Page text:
If you have scalp psoriasis, you know the struggle is real. A flare-up can turn your head into a scaly itch fest in a flash.

But even though there’s no cure, scalp psoriasis can totes be managed by meds and other treatments. Here’s the lowdown.

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Psoriasis is an autoimmune condition that causes chronic scaly, red or discolored, or flaky patches (aka plaques) on your skin.

According to the National Psoriasis Foundation, about 2 to 3 percent of the world’s population has psoriasis — that’s about 125 million people! In the United States, a 2013 study estimated that 7.4 million adults live with psoriasis.

Plaques can appear anywhere on your body, but typically show up on your:

  • scalp
  • elbows
  • knees
  • back

Scalp psoriasis is particularly common. According to the American Academy of Dermatology Association (AADA), about 50 percent of peeps with chronic plaque psoriasis will have a flare-up on their scalp.

P.S. Psoriasis is NOT contagious.

One study showed that researchers don’t know the exact cause of scalp psoriasis. But, it appears to develop when your immune system sends particular signals to your skin cells. This makes your cells multiply too fast, leading to those scaly patches.

According to a research review, other factors that lead to psoriasis include:

  • genetics
  • nutrition
  • body weight

Some folks also claim that allergies are to blame, but there’s not enough proof to back this up.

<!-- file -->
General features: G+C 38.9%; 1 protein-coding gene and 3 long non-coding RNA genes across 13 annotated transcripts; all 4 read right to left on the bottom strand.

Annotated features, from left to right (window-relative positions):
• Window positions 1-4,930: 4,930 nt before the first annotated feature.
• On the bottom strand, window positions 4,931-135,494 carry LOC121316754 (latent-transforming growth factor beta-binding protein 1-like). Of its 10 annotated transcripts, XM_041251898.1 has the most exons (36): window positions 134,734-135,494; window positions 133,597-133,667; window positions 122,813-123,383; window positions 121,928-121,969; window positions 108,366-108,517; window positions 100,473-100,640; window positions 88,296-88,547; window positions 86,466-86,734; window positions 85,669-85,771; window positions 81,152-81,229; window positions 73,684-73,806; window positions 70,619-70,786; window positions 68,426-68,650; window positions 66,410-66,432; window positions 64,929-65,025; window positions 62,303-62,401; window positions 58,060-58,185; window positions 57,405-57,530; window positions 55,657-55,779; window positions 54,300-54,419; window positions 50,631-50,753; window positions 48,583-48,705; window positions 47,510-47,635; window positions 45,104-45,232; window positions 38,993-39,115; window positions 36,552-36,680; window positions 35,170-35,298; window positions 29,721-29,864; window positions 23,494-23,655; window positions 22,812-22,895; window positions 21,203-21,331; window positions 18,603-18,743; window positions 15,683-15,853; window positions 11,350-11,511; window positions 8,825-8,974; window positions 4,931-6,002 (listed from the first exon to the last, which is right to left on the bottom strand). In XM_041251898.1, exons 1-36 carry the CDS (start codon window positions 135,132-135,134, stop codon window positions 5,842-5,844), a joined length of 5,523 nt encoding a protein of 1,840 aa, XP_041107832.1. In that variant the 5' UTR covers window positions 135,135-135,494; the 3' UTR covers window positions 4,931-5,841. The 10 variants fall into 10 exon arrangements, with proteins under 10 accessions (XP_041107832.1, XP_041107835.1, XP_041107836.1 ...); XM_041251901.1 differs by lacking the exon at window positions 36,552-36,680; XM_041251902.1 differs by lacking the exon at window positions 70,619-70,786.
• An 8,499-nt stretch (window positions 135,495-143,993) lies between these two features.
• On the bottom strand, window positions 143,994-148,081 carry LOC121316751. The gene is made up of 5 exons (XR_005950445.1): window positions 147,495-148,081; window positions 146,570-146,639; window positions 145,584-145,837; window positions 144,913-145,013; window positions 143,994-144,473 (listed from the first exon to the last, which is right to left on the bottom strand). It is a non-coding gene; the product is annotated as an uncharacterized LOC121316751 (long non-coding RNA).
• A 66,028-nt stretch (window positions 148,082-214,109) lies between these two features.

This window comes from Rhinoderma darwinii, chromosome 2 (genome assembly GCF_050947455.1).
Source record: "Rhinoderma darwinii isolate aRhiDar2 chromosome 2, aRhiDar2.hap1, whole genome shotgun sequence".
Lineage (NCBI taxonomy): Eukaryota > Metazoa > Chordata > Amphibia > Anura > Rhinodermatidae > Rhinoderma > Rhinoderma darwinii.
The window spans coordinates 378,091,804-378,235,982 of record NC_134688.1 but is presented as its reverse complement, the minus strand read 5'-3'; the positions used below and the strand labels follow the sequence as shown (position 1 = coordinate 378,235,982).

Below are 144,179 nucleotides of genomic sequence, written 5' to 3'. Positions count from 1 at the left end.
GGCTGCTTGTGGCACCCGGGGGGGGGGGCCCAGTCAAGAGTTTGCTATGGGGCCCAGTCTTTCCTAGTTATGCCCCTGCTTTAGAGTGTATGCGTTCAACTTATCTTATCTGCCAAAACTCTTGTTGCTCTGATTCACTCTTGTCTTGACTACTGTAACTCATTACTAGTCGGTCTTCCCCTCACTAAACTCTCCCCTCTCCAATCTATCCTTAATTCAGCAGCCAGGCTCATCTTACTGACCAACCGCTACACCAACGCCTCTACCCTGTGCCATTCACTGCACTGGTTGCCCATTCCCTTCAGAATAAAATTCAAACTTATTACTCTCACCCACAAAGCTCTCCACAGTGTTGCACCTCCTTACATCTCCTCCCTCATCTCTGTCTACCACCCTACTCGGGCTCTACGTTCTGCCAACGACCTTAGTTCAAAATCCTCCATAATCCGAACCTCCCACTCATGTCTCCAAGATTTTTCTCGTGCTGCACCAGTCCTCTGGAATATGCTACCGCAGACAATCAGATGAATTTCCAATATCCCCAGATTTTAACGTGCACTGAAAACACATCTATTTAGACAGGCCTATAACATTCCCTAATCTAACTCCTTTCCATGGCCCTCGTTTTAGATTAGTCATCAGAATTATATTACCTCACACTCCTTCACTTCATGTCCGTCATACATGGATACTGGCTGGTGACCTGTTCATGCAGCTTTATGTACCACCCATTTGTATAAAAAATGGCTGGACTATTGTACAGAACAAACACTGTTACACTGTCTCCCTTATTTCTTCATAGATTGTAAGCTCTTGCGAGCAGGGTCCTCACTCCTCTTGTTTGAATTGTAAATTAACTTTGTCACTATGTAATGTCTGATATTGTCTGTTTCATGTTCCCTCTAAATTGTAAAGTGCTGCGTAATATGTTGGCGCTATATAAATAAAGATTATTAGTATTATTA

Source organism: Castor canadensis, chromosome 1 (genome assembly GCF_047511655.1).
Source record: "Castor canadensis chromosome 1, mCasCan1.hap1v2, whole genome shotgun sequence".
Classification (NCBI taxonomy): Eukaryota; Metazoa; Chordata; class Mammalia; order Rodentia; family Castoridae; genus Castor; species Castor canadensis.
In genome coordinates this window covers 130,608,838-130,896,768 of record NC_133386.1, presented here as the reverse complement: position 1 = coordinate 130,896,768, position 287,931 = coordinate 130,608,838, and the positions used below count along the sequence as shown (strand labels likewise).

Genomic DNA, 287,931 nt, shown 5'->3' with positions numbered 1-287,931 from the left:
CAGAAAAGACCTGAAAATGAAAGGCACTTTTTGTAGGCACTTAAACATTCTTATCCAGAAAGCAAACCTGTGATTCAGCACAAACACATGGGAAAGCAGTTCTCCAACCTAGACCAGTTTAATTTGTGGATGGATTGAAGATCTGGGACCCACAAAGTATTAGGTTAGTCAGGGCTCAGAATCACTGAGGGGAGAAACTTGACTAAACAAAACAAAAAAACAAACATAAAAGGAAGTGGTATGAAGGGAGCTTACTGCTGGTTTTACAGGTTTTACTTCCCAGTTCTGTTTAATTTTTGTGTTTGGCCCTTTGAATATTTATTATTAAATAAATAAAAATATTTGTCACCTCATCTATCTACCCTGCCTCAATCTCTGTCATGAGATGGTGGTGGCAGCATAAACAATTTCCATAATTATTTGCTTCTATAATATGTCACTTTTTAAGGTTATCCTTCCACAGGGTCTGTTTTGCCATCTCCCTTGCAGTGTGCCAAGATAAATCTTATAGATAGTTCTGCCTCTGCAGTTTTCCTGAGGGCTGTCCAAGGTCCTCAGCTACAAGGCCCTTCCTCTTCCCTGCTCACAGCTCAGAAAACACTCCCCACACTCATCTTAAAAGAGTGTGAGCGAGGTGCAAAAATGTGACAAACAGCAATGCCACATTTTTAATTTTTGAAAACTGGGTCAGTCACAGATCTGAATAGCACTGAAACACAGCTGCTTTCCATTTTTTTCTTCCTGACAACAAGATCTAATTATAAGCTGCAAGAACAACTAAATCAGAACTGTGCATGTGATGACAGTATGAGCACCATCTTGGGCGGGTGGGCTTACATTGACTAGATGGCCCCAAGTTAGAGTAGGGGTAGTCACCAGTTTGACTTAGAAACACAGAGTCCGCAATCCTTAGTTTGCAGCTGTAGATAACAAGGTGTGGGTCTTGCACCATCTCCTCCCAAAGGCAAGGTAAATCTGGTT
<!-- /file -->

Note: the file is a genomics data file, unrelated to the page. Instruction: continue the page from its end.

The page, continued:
Scalp psoriasis symptoms can range from mild to severe. Common side effects include:

  • dryness
  • raised red or discolored patches
  • itching or burning
  • flaking that looks like dandruff

Symptoms usually appear on your:

Psoriasis can indirectly cause hair loss. Giving in to scratch attacks on the reg — or harsh treatments — can make you lose some of your luscious locks. Thankfully, your hair should grow back after your skin clears up.

The AADA suggests trying these techniques to prevent hair loss:

  • Avoid blow dryers or other hot tools.
  • Use hair products that have menthol.
  • Don’t use products that contain irritants.
  • Keep your scalp moisturized with a top-notch conditioner.
  • Press an ice pack or cool towel on the inflamed parts of your scalp.

While there’s currently no cure for psoriasis, there are a ton of over-the-counter (OTC) treatments, medications, or home remedies that can help. The exact type of treatment depends on the severity of your symptoms.

Topical treatments

Look for OTC products that have:

Corticosteroids. They can ease itching and might reduce scaling. Just be sure to watch your usage because overkill can cause skin atrophy, according to a research review.

Salicylic acid. According to a research review, 5 to 10 percent salicylic acid topical cream could reduce scaling. It can also help other products penetrate your skin.

Vitamins. According to the National Psoriasis Foundation, meds that contain vitamin D (like calcipotriene) can slow skin cell growth.


Psoriasis-friendly shampoos contain ingredients that may help ease symptoms, like:

Salicylic acid. This helps slough off excess skin cells.

Clobetasol propionate. According to a research review, studies show shampoos with 0.05 percent clobetasol propionate are effective and safe for initial scalp psoriasis treatment and maintenance. Keep in mind, it shouldn’t be used for more than 4 weeks at a time, according to the FDA.

Coal tar. This used to be a tried-and-true method of psoriasis care. But more current research suggests coal tar might not be safe or effective. Def talk with your doctor first before going with this option.